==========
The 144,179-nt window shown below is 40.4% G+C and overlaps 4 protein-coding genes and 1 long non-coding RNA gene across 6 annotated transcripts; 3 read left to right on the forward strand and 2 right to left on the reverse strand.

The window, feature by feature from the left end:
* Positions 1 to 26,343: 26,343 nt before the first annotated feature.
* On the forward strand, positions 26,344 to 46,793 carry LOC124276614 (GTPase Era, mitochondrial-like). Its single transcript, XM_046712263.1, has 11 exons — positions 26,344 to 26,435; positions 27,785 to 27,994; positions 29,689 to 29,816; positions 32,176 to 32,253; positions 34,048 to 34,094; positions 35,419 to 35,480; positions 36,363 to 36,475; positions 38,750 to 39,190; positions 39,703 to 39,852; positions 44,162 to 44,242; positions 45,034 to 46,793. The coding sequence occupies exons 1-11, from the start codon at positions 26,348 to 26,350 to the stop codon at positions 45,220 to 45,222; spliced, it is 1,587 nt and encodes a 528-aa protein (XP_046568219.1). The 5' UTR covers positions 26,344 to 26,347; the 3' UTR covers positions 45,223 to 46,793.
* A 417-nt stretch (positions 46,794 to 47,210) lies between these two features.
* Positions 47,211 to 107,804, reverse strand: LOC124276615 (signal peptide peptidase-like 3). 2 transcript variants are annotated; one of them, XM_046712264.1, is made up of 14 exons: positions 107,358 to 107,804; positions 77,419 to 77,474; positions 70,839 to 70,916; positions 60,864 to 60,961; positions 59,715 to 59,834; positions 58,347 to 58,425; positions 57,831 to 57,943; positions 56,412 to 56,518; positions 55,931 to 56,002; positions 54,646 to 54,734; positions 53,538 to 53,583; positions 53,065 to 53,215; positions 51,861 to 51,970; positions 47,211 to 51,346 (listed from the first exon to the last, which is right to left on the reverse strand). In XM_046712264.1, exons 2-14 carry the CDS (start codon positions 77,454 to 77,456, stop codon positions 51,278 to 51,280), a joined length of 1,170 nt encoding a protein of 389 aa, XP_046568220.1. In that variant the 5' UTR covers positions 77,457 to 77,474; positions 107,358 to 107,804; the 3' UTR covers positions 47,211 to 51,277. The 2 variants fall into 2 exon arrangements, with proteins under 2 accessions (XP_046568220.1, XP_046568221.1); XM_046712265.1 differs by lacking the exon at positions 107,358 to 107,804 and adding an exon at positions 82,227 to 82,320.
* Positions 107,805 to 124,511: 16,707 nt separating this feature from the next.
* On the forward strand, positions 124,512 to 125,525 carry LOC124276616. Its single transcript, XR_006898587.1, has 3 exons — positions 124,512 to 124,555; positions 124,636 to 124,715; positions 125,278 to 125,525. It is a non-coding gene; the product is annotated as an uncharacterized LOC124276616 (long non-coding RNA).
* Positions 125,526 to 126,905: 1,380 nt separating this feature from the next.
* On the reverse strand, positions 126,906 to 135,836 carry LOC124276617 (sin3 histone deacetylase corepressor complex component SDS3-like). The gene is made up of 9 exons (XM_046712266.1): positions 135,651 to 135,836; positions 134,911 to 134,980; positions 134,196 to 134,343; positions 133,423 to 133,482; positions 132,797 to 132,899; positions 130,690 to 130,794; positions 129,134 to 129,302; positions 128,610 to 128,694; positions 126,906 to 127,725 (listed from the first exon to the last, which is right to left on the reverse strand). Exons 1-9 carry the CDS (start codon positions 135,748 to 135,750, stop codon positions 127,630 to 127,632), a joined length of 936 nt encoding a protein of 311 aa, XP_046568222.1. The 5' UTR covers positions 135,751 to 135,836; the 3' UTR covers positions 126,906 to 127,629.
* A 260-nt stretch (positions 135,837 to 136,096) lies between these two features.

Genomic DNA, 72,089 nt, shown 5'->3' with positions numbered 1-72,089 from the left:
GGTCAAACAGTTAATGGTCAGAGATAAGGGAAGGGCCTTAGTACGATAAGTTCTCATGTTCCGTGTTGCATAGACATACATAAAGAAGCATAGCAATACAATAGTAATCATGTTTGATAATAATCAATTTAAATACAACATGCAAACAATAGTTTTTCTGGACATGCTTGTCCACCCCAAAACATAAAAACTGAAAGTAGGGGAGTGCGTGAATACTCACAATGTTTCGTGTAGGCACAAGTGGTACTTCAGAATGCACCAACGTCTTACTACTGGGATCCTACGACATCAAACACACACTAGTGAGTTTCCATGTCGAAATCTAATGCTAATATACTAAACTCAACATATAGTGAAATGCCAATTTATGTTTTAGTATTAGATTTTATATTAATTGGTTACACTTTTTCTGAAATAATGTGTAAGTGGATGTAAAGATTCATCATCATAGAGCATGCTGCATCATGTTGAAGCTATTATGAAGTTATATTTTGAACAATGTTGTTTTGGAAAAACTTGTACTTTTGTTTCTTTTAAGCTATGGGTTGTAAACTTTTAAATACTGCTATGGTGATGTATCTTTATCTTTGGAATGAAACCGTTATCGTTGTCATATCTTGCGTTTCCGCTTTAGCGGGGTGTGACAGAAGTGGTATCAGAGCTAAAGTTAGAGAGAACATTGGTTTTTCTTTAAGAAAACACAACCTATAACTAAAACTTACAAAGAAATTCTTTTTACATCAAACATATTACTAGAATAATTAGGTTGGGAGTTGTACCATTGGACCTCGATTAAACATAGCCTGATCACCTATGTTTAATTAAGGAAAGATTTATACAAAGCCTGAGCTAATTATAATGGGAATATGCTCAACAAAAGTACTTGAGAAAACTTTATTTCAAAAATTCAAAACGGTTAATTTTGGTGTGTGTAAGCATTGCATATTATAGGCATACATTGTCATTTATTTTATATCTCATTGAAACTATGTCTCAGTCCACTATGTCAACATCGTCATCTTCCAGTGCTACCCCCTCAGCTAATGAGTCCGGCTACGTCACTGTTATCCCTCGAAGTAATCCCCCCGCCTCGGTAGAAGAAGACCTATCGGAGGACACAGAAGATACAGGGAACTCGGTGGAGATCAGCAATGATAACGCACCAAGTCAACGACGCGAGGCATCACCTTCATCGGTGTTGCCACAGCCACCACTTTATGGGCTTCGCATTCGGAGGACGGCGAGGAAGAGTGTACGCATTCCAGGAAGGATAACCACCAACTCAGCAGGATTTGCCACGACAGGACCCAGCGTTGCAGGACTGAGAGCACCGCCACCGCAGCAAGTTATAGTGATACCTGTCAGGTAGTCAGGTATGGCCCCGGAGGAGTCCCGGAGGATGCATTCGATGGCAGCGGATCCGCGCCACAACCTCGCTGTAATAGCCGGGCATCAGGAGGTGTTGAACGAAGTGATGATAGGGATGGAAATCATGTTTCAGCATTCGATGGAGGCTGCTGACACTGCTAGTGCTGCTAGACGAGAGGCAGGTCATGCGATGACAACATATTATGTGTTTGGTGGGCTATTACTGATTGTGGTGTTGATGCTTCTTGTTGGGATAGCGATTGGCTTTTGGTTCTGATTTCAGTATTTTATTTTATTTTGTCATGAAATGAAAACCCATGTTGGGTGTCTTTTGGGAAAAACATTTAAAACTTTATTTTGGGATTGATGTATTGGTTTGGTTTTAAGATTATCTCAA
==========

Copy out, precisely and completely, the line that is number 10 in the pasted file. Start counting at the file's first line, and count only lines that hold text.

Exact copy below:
* On the reverse strand, positions 126,906 to 135,836 carry LOC124276617 (sin3 histone deacetylase corepressor complex component SDS3-like). The gene is made up of 9 exons (XM_046712266.1): positions 135,651 to 135,836; positions 134,911 to 134,980; positions 134,196 to 134,343; positions 133,423 to 133,482; positions 132,797 to 132,899; positions 130,690 to 130,794; positions 129,134 to 129,302; positions 128,610 to 128,694; positions 126,906 to 127,725 (listed from the first exon to the last, which is right to left on the reverse strand). Exons 1-9 carry the CDS (start codon positions 135,748 to 135,750, stop codon positions 127,630 to 127,632), a joined length of 936 nt encoding a protein of 311 aa, XP_046568222.1. The 5' UTR covers positions 135,751 to 135,836; the 3' UTR covers positions 126,906 to 127,629.